The smart money is on personalized recommendations for live TV.

Peter DochertyOne of the most prevalent perceptions among TV subscribers is that there’s “nothing on to watch.” In truth, there are so many choices available that it’s virtually impossible for consumers to discover what’s really there. The challenge is proactively presenting subscribers with personalized content recommendations, instead of forcing them to work hard to find something they like to watch.

Recently, Cox Communications became the first MSO in the U.S. to launch a new class of personalized TV recommendations as part of its groundbreaking Trio program guide. The guide presents recommendations across live TV and VOD content choices that can be personalized to individualized members of a household, and it’s a bellwether of what’s to come to TV viewing across the U.S.

Cord-shaving debate aside, many consumers are actively questioning the value of their subscriptions given that the average subscriber watches only a handful of channels from the hundreds for which they pay. It’s a real problem operators must address immediately, and the smart money is on personalized recommendations.

Search is only useful if the consumer already knows exactly what they want to watch, which is only about 4 percent of the time. The key is to add intelligence. Intelligent recommendations rely on a combination of robust metadata and a variety of recommendations algorithms, on implicit and explicit data points and direct user feedback via likes and dislikes, and on consumer viewing behavior. With new kinds of personalized recommendations and intelligent navigation systems, operators now have the key to unlock the value of their content catalogs and demonstrate the full value of their subscription packages.

Most U.S. viewers, however, only have experience with rudimentary video recommendations. Take Netflix, for example. In households with multiple viewers, such as a family with kids, receiving recommendations to watch “Sons of Anarchy” alongside episodes of Scooby Doo is a common type of problem. That’s why individualized recommendations, like the kind being deployed by Cox, make sense. Even without an individualized login, recommendations engines should take into account factors like time of day, or days of the week, before presenting recommendations. The fact that the set-top box is a multi-person device requires a more sophisticated approach than simply delivering generic household-level recommendations.

Other rudimentary recommendations systems rely solely on “collaborative filtering” techniques (i.e., “people who watch this watch that”). A major limitation here is the tendency to surface only popular content, and not more obscure choices that would actually be more relevant or enjoyable to the viewer. More importantly, from a business perspective, it doesn’t showcase the full value of an operator’s catalog. In addition, brand new shows, or shows that have yet to air, wouldn’t be flagged in a system like this. That’s why collaborative filtering should only be a part of a more comprehensive approach to recommendations.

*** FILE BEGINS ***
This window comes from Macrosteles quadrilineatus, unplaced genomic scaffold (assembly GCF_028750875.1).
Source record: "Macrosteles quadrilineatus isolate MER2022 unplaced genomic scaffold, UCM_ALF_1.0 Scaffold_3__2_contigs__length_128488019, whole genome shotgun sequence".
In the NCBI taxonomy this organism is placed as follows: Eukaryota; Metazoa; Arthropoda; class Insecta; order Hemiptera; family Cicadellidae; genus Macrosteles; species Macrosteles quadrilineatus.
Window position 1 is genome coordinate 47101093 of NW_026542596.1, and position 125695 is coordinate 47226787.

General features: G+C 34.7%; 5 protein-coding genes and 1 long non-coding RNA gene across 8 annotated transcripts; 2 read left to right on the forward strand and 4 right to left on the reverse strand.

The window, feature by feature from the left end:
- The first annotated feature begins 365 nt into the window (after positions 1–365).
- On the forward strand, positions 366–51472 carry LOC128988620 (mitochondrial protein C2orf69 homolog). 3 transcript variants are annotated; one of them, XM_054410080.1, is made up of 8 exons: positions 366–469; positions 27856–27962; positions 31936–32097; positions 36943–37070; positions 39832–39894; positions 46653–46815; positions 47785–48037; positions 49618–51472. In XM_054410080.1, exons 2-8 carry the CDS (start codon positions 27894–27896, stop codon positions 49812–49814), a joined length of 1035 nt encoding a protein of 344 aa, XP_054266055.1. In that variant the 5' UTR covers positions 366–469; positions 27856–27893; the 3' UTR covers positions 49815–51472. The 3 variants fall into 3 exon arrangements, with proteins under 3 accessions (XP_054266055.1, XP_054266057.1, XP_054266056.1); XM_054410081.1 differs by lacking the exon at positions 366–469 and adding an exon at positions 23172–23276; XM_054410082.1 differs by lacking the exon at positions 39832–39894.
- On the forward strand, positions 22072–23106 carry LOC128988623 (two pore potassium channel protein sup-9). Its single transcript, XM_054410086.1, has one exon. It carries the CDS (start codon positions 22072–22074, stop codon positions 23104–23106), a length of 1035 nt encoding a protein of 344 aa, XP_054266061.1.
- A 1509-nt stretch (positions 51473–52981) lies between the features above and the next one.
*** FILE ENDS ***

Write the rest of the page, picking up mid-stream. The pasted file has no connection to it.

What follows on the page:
With so much attention on catch-up TV, VOD and DVR viewing, it’s easy to forget that the majority of consumers actually start with their EPG and watch live, linear TV a majority of the time. That’s why TV operators need to support intelligent navigation and personalized recommendations in the live, linear EPG.

Providing recommendations for a few thousand mostly static VOD choices isn’t very difficult. By contrast, delivering real-time recommendations for dynamic, linear TV and then personalizing it for an individual viewer is a considerably larger challenge. A typical 500-channel EPG offers more than 200,000 TV choices in a two-week period. This is why making subscribers rely on search alone is a losing proposition. A typical linear EPG catalog is updated every 15 minutes, meaning that any recommendations engine and intelligent navigation system needs to work at a much greater scale than those designed for a simpler OTT-like VOD environment. Operators such as Cox and Liberty Global are at the forefront of providing live, linear TV recommendations in addition to VOD as part of a new and better TV experience.

Research and results from large-scale deployments have proven that delivering better TV recommendations can have a profound impact on business results. Fundamentally, any recommendations deployment needs to support the service provider’s current business objectives and have the inherent flexibility and scalability necessary for the system to evolve. For example, one operator might want to set parameters that show viewers recommendations options within their existing subscription package only in order to emphasize its value. Another operator might want to show 80 percent of the recommendations options from its existing package and 20 percent from a premium tier as a means to upsell.

The technology now exists to let operators configure the parameters that best meet their business objectives, and forward-looking operators are building them into their new TV services. Personalized recommendations can provide a powerful tool to reduce churn, market new or underexposed content, increase on-demand sales, and improve consumer satisfaction.


In the next issue, Clearleap chief architect Jim Tanner will tackle three of the biggest pain points for providers that seek to offer multi-screen services.